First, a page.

Even when I don’t have anything to bake, I always walk down the baking aisle. For me, this aisle is the ultimate, the best of the best. I could gaze at the different types of vanilla extract and 37 different kinds of baking chips – not just chocolate anymore, boys and girls! – and imagine all the wonderful-tasting treats just waiting to be made.

I wheel my cart slowly, aimlessly – much to the dismay of my husband whenever he has the misfortune of accompanying me. I just love all the possibilities, all the opportunities for new and delicious dishes. For new ideas. For thinking great thoughts. (What? You don’t do that at the grocery store?)

Typically, I stick with my usuals. My 2% milk. My whole wheat bread. My sugar-laden cereal. But sometimes, I mix it up and throw in a head of cauliflower or some tarragon without a plan in the world for what to do with them. Because the fun, my friends, is just beginning.

Puppy Tales. And Tails.

I’m not a dog person.

I get annoyed when they bark all ferocious-like. I’m scared when they jump on me in greeting, their paws kneading me like bread dough. I’m not a fan of being licked by a giant tongue that leaves a trail of slobber in its wake.

I’m not a dog person.

On Christmas Eve, we adopted a puppy. And I couldn’t be more in love with my brown fur ball with the white socks, the pink spot on her nose and the dark tail that wags with a fervor.

 

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What We Have in Common

Sometimes it seems all we focus on are the ways in which we’re different.
And we act like those differences are just too deep to overcome — far flung as we are across this wide, oft-divided, star-spangled nation. But then, I’m reminded of our shared story lines.

You can’t tell me you don’t recall with fondness the cardigans and life lessons of Mister Rogers. Is there a person in this country who doesn’t smile when asked “Won’t you be my neighbor?”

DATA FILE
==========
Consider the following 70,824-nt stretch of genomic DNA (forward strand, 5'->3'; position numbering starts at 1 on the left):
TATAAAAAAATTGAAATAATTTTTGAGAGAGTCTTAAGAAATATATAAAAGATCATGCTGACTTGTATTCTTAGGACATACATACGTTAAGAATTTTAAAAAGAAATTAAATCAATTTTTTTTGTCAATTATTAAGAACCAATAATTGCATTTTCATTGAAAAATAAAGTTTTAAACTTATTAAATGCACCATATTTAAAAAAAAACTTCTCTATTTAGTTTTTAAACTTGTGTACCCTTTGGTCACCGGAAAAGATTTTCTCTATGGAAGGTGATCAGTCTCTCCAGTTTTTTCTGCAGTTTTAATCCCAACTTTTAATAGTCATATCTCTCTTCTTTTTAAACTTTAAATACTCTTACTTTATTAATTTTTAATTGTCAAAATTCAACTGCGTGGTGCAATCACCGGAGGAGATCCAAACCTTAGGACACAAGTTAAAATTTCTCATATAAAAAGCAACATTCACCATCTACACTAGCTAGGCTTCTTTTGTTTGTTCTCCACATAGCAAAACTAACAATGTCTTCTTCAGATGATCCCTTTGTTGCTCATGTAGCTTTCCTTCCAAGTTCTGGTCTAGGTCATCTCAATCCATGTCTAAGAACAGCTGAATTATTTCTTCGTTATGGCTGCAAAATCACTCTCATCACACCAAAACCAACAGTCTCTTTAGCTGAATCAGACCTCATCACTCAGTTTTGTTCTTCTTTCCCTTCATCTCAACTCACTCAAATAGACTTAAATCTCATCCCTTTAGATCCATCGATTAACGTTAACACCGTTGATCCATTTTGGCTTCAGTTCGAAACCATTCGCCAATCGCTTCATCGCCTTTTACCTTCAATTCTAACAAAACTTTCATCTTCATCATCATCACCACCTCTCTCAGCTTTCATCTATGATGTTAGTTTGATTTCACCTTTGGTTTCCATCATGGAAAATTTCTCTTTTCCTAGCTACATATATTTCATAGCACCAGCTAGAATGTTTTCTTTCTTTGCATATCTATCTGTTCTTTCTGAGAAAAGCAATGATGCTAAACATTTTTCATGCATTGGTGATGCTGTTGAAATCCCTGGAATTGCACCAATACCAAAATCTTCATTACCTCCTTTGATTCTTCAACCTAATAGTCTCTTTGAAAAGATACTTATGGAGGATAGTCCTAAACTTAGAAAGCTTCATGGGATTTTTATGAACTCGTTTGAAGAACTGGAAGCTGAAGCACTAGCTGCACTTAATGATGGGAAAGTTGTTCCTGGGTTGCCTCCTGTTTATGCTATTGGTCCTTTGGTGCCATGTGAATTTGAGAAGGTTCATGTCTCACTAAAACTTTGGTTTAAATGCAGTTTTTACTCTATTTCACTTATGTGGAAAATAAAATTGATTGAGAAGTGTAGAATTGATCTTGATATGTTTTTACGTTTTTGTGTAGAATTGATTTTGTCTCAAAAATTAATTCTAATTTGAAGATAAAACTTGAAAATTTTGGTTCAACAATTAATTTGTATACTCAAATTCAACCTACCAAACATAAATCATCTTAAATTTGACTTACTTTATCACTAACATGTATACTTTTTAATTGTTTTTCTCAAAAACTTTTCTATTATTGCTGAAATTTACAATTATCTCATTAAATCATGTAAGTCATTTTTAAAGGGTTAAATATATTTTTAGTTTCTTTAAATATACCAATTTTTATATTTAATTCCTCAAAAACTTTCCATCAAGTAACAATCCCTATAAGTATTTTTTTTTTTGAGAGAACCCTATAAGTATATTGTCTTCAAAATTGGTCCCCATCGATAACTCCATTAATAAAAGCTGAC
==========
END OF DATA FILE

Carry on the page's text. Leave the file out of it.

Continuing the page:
Do you remember the first time you watched ET? The moment when “phone home” took on a whole new meaning? Or maybe your favorite movie memories were dreaming of running through the song-filled hills in The Sound of Music or tapping your shoes together to get back home in The Wizard of Oz.

Did you fall in love with a spider named Charlotte or imagine living Where the Wild Things Are?

You’ve probably stood in awe, alongside friends and family, as you watched fireworks burst in bright sprays of color on the Fourth of July. You’ve memorized the skylines of New York and Chicago.

Don’t try and pretend you don’t have a favorite Michael Jackson song. Is it Thriller? Billie Jean? Black or White?

You firmly believe baseball is the all-American pastime. Or maybe it’s football. Regardless, you can probably speak from experience about our ability to tailgate. Perhaps THAT’s our all-American pastime. It makes sense really; what better way to combine our love of food, friends and fun?

What about apple pie? The way the ocean looks from our long and winding coastlines? Frank Sinatra, Aretha Franklin and Tony Bennett?

We have fond memories of PB&Js and first bikes and Dr. Seuss. Jump ropes, and apples for teacher. Then we graduated to Madonna and Mustang convertibles. Hamburgers, Harleys, home runs.

What about the times we’ve cried together? Over the Challenger space shuttle and 9/11. The times we rejoiced together, too: Over feats of science and engineering. Computers and modern medicine.

What do you think of when you smell fresh-from-the-oven chocolate chip cookies? Do you get giddy with excitement when you think about Americans landing on the moon?

Sometimes, when it feels like we’re fractured and splintered in so many pieces, we have the chances of Humpty Dumpty of being put back together again, I have to think of the ties that bind us to our neighbors.

I wish I could blast Michael Jackson and dance with all of you, my beautiful neighbors.

TBT: Childhood in the 90s

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I can’t get over how long ago this was. I remember that crocheted afghan on my granny’s couch. I remember those pink glasses. I remember the little braid mom always put in my hair. I remember the purple turtleneck and the completely mismatched pants. I remember my baby brother, so adorable and cheek-pinchable.

I remember it all like it was yesterday, and yet it wasn’t; it was long enough ago that I’m now crocheting my own afghans and am a couple dozen pairs of glasses older. And my baby brother towers over me, all 6’1 of him.

I love moments like this one, frozen in time.

And here we are again

Here we are again, sitting on the precipice of another holiday season. Another year drawing to a close, slowly but surely.